House of the Devil (2009)
House of the Devil is pretty much the ultimate ‘your mileage may vary’ movie. It’s a dedicated homage to 70’s and 80’s horror films, which a lot of people aren’t fond of, and it’s also very deliberately paced, which will leave some people bored. Myself, having only been born in the 80’s, I don’t have a particular love of the horror movies from that decade, although it did see quite a few great ones produced. Nevertheless, I love this movie.
Needing $300 for the rent on her new off-campus apartment, college sophomore Samantha (Jocelin Donahue) responds to a advertisement she sees for a babysitter (or baby$itter, as it says). She gets called in on short notice, being offered double the money for her troubles. When she and her friend Megan arrive, she’s a little weirded out when she’s told by the Mr. Ulman (Tom Noonan) that she wouldn’t actually be watching a child, but his mother-in-law. to make up for the deception, he offers her even more money, and they settle on $400. Despite Megan’s misgivings (it seems too good to be true; he’s Tom freaking Noonan), Sam needs the money too badly to say no. Saying anything further about the plot would just be spoiling it, but the bulk of the movie is Sam hanging around the house, waiting for the Ulmans to return home. Needless to say, things are not what she thinks they are.
That may not sound like much of a description, but House of the Devil is a slow burn, letting the tension and dread seep in while you anticipate the absolute worst. As I said before, about half the movie is Sam waiting in a huge, mostly darkened house out in the country. There’s a couple of signs that something is wrong, but only we are privy to them. Director Ti West wisely respects his audience enough to limit the scares mostly to the creepiness of the house. Common horror film standbys like the cat jumping out of the shadows and the harmless person standing silently behind you are nowhere to be found, and it’s a better movie for it. So many horror movies these days forget what an asset atmosphere can be for a film, instead relying on jump scares and gore to get the job done.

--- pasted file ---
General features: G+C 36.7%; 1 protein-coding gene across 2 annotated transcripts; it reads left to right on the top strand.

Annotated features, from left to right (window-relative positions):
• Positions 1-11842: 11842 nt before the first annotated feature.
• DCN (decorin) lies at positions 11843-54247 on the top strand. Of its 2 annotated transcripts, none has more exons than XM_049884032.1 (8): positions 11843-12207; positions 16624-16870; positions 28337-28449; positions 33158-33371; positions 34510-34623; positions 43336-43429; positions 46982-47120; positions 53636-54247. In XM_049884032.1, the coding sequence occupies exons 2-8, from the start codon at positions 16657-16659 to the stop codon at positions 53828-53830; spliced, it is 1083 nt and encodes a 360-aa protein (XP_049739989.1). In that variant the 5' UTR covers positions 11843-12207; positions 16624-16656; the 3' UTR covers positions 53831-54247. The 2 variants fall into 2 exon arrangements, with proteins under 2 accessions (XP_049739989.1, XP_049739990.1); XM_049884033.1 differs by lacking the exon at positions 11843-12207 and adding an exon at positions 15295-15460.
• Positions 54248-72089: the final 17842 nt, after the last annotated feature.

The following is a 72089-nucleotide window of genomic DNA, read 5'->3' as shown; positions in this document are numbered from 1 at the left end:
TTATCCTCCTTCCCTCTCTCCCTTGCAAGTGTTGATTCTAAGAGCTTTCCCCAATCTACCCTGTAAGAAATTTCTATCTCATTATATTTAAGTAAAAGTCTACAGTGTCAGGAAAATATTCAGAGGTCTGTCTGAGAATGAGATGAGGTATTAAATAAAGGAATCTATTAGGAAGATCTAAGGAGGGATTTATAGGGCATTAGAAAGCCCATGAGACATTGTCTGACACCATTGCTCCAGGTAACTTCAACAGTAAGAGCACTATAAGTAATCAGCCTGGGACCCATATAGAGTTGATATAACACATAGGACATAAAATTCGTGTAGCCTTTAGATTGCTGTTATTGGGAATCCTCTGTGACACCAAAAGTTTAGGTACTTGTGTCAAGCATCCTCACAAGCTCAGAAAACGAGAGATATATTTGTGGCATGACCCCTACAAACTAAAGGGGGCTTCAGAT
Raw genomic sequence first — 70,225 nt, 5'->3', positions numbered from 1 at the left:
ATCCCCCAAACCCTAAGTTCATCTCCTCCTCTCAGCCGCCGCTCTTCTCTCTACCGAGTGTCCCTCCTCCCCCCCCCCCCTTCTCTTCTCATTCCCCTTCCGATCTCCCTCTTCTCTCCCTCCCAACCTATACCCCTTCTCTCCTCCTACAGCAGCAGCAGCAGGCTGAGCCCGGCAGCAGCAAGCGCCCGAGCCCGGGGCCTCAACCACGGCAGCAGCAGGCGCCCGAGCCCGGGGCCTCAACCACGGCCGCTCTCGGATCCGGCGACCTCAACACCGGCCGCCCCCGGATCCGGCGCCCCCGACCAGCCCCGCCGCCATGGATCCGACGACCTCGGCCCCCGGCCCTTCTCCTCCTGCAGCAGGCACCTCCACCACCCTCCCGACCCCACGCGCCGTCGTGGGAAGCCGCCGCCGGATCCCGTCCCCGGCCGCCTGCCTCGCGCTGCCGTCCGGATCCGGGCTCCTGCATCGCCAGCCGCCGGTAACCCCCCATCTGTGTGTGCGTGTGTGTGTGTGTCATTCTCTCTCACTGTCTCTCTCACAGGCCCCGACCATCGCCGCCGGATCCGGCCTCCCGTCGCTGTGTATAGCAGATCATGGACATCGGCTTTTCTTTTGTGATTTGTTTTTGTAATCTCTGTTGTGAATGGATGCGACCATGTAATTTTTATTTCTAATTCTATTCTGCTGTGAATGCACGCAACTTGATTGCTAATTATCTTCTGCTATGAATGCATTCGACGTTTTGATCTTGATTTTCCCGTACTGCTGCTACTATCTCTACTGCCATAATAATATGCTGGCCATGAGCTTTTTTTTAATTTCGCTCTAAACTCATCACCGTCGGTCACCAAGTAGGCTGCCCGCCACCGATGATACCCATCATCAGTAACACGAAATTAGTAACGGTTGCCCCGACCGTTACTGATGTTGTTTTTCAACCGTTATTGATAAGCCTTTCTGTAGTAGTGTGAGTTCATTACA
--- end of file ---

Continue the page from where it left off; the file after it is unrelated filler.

West’s direction also deserves some mention. He’s unobtrusive here, using longer shots which linger on Sam. Unlike many of his contemporaries, he doesn’t use lots of editing to cover for the fact that there’s not a whole lot happening on screen. In particular, I love the scene where Sam and Megan arrive at the house and we first meet Mr. Ulman. As the door opens, the camera stays level with the girls, even though they’re about a foot-and-a-half shorter than him. It’s a wonderfully unsettling way to introduce such a creepy character, refusing to show us his face. This movie is a perfect antidote for anyone who’s tired of the constant flood of studio horror movies and their MTV-inspired flashiness.
This is a masterfully crafted bit of nostalgia, but you can certainly appreciate its greatness without having a love of 80’s horror movies. if you haven’t seen it yet, you absolutely must. Don’t be discouraged by the lulls in the movie; the payoff is well worth the wait.
–This review is part of the Final Girl Film Club. Welcome!